The story of my upbeat reinterpretation starts a few years ago.  Tired of having the air in my kitchen be warmer and wetter than elsewhere in the house, I bought a window fan: 2 small quiet fans in 1 housing, meant to be squeezed between sash and sill for blowing air in or out of a window.  I mounted the fan in a doorless doorway, so as to blow air from the dining room into the kitchen.  It does help.  A tall person would need to stoop when passing thru; I do not.

kitchenfan_900x473

To mount the fan, I drilled holes in the fan housing and drove screws thru the housing into wooden supports (cut from scrap lumber) that I attached to the upper corners of the doorway.  I chuckled at the thought that relating horizontal and vertical lengths (along the doorway) to diagonal lengths (of cut lumber) was yet another small consulting gig for Pythagoras.

kitchenfanmount_900x675

Hmmm.  I did not think of Pythagoras as an ancient dead Greek.  I thought of him as an eminent older colleague (long since retired) who is doing quite well for his age and still has consulting gigs.  The past is not past.

Will our civilization endure until I am as old as Pythagoras is now?  (Not w/o some major course corrections.)  Suppose it does.  I doubt that I will have many more consulting gigs.  But Pythagoras will.  Bach’s music will still be cherished and reinterpreted, along with that of other great composers, from Hildegard to Hovhaness and beyond.  Sometimes it is good that the past is not past.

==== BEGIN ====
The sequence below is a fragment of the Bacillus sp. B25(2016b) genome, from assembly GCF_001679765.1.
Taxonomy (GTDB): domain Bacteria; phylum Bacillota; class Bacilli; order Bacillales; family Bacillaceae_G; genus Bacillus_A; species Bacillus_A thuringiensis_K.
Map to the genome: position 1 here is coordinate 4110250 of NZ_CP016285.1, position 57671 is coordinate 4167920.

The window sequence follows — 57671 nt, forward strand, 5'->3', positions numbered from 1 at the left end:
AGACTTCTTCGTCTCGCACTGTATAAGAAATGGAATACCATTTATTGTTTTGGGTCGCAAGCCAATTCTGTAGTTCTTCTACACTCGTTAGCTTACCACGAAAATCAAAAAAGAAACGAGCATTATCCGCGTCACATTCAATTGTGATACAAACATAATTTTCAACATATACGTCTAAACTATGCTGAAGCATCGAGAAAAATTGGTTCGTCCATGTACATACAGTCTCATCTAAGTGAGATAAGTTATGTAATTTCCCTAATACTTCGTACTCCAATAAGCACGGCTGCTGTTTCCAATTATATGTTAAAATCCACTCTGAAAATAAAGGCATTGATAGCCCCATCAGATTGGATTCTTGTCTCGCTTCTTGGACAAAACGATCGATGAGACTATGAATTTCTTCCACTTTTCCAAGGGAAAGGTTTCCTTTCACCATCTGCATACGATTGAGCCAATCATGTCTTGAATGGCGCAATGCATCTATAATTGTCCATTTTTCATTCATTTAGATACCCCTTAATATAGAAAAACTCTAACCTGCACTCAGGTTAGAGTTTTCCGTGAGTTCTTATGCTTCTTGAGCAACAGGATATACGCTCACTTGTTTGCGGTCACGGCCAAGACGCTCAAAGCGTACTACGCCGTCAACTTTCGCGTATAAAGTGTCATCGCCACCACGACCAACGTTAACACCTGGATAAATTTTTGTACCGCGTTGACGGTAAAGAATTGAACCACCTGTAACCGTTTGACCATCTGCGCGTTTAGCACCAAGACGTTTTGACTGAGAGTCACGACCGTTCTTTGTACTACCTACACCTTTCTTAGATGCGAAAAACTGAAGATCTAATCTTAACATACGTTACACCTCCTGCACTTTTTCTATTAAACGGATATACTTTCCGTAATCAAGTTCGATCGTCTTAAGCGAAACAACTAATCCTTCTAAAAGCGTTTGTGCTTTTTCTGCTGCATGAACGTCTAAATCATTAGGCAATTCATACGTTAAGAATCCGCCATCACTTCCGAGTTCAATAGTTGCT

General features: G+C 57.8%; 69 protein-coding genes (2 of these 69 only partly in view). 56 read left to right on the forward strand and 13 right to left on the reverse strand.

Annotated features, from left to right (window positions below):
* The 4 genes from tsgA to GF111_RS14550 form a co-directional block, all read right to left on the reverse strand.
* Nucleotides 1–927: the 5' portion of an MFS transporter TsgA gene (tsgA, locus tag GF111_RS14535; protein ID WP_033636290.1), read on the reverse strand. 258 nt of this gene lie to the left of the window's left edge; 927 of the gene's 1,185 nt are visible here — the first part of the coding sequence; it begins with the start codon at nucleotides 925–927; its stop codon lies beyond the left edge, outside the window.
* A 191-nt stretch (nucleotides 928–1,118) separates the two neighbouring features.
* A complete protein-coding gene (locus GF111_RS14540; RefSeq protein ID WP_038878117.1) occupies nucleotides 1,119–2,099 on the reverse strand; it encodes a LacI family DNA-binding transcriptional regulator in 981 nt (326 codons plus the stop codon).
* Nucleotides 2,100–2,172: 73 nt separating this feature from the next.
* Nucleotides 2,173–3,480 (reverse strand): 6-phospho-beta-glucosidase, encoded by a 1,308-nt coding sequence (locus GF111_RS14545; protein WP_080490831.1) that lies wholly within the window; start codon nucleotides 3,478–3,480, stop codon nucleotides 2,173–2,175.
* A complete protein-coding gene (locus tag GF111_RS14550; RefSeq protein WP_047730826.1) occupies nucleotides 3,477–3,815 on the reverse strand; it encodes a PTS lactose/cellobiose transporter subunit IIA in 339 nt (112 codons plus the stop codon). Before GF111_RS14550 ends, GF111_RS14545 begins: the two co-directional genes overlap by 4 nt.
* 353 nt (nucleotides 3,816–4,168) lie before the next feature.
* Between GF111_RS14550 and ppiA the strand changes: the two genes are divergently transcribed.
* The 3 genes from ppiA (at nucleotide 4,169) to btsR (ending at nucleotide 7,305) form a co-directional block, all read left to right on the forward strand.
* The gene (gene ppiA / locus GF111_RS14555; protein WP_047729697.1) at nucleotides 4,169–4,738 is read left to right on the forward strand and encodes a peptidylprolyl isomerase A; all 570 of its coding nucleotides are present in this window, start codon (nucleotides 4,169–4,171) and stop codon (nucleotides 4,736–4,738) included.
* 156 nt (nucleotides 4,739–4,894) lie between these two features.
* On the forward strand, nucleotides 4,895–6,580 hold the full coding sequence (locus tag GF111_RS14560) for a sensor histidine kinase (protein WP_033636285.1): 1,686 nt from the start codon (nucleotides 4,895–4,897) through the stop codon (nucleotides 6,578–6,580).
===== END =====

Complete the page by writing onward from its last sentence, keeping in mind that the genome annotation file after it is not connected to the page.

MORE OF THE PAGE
Ad honorem: Hildegard of Bingen, 1098-1179
|Mystic visions or
|migraine headaches? Whatever.
|Her music lives on!

Buddhism, flowers, haiku, photography, quote, riff

Riff on a Quote

The [Menu] button (atop the vertical black bar) reveals widgets like the Search box.  Typing just the [Enter] key into the Search box is a way to browse WordPress blogs.

The purpose of our lives is to be happy.

Being calm and compassionate is also important in Buddhism, so I have responded to

Carpe Diem Tokubetsudesu #72 Use that quote

by expanding the Dalai Lama’s quote about being happy into a haiku about being all 3.  Rhododendrons originated in Asian mountains, so a photo with 3 clusters of their blossoms seems appropriate for illustrating the rather abstract haiku.

Rhodo_928x599

Riff on a Quote from
|Tenzin Gyatso (14th Dalai Lama)

|Be calm and happy.
|Give loving help to those who
|are frantic or sad.